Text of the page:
The tariff disputes roiling markets are a reminder that the global system of free trade, which has delivered so much prosperity, is a fragile one.
We all know what happened in the 1930s, when trade wars only served to deepen the misery inflicted by the Great Depression. That is why, after World War II, countries agreed to gradually reduce tariffs.
But many continued to restrict flows of goods across borders in other ways as they sought to give their domestic industries an edge over foreign competitors.
One common method was to impose different exchange rates for different kinds of transactions in a bid to stimulate exports and discourage imports. That is one example of what is known as a multiple currency practice, or MCP. Another is to offer favorable exchange rates to selected industries.
In line with its mandate to promote international monetary cooperation, the IMF’s Articles of Agreement forbid its members to maintain MCPs in most circumstances. Countries have historically used such MCPs to mitigate balance of payments pressures, to raise fiscal revenues or allocate resources to specific entities or sectors. However, these practices can be distortionary, create unfair competitive advantage, and hamper international trade and foreign investment.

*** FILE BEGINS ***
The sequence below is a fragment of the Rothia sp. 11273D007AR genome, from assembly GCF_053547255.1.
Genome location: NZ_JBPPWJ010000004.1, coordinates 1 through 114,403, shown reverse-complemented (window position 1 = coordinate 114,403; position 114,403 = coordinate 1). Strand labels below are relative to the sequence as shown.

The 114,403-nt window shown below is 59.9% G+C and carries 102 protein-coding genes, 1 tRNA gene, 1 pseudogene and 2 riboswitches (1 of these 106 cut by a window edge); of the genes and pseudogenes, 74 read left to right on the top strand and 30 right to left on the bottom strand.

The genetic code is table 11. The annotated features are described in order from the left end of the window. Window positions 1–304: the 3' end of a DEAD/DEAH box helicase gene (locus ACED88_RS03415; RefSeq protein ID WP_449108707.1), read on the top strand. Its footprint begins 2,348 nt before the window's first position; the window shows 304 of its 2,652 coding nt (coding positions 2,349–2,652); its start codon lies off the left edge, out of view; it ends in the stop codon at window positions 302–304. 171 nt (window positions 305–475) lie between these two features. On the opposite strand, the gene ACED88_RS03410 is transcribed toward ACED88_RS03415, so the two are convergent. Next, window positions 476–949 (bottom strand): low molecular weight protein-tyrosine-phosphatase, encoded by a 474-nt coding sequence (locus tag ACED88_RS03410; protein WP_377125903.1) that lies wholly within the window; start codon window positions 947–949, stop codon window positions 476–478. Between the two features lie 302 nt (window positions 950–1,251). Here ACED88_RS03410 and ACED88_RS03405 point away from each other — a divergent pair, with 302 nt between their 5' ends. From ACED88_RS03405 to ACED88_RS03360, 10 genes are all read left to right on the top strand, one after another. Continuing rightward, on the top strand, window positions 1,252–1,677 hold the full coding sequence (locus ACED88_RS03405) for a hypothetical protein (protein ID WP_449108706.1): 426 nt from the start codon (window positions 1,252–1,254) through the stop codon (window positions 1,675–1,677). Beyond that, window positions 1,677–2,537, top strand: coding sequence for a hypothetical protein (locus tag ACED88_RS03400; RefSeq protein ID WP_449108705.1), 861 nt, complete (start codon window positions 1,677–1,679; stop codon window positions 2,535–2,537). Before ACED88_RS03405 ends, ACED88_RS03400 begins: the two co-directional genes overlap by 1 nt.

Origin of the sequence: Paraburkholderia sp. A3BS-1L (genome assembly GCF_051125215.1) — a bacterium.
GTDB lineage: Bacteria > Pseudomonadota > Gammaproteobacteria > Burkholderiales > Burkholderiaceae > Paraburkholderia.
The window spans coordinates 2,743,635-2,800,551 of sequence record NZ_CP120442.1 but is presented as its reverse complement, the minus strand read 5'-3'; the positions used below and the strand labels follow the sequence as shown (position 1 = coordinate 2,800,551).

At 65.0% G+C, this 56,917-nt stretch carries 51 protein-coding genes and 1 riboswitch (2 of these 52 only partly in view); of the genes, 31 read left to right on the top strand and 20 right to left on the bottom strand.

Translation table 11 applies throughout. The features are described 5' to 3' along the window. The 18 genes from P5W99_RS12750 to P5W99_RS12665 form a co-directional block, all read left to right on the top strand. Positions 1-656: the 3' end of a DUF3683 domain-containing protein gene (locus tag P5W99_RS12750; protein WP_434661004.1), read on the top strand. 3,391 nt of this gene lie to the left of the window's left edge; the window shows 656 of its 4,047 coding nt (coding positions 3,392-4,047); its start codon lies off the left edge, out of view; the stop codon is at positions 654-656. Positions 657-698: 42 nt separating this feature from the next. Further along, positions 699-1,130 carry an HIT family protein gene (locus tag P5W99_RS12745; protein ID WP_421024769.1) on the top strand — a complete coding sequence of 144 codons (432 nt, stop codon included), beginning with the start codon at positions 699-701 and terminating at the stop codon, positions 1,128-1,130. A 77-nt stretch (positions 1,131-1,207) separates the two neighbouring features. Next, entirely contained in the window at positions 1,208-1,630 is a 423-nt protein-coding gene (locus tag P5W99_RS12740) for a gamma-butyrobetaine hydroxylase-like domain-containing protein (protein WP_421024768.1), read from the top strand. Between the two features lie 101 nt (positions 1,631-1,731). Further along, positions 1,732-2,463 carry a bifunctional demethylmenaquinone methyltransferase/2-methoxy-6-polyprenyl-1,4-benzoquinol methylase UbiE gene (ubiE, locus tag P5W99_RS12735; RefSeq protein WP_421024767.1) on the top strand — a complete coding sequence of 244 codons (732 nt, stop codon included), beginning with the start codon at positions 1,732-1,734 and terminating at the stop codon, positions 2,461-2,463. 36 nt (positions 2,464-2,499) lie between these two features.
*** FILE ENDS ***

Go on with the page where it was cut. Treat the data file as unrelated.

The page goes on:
The Chart of the Week shows that the IMF’s policy has borne fruit. In the mid-1950s, about two-thirds of member countries maintained MCPs. While falling over time, the list continued to include advanced economies such as Belgium, France, Italy, and the UK as well as large emerging markets such as Argentina, Indonesia, Mexico, and Turkey until the 1980s. At the end of 2017, the proportion had dropped to about 15 percent, or 28 countries. That is down from 55 countries in 1986. The list is dominated by lower-middle and low-income economies, mainly in Africa and the Middle East, including Armenia, Burundi, Ghana, Kyrgyz Republic, Nigeria, Pakistan, and Sudan.
The IMF’s Articles of Agreement forbid its members to maintain MCPs in most circumstances.
The IMF is now reviewing its policy on MCPs, which was last updated in 1981, to keep up with developments in foreign exchange markets. The goal: to maintain the downward trend in MCPs and prevent a resurgence, including among larger economies—and maintain a level playing field in international trade.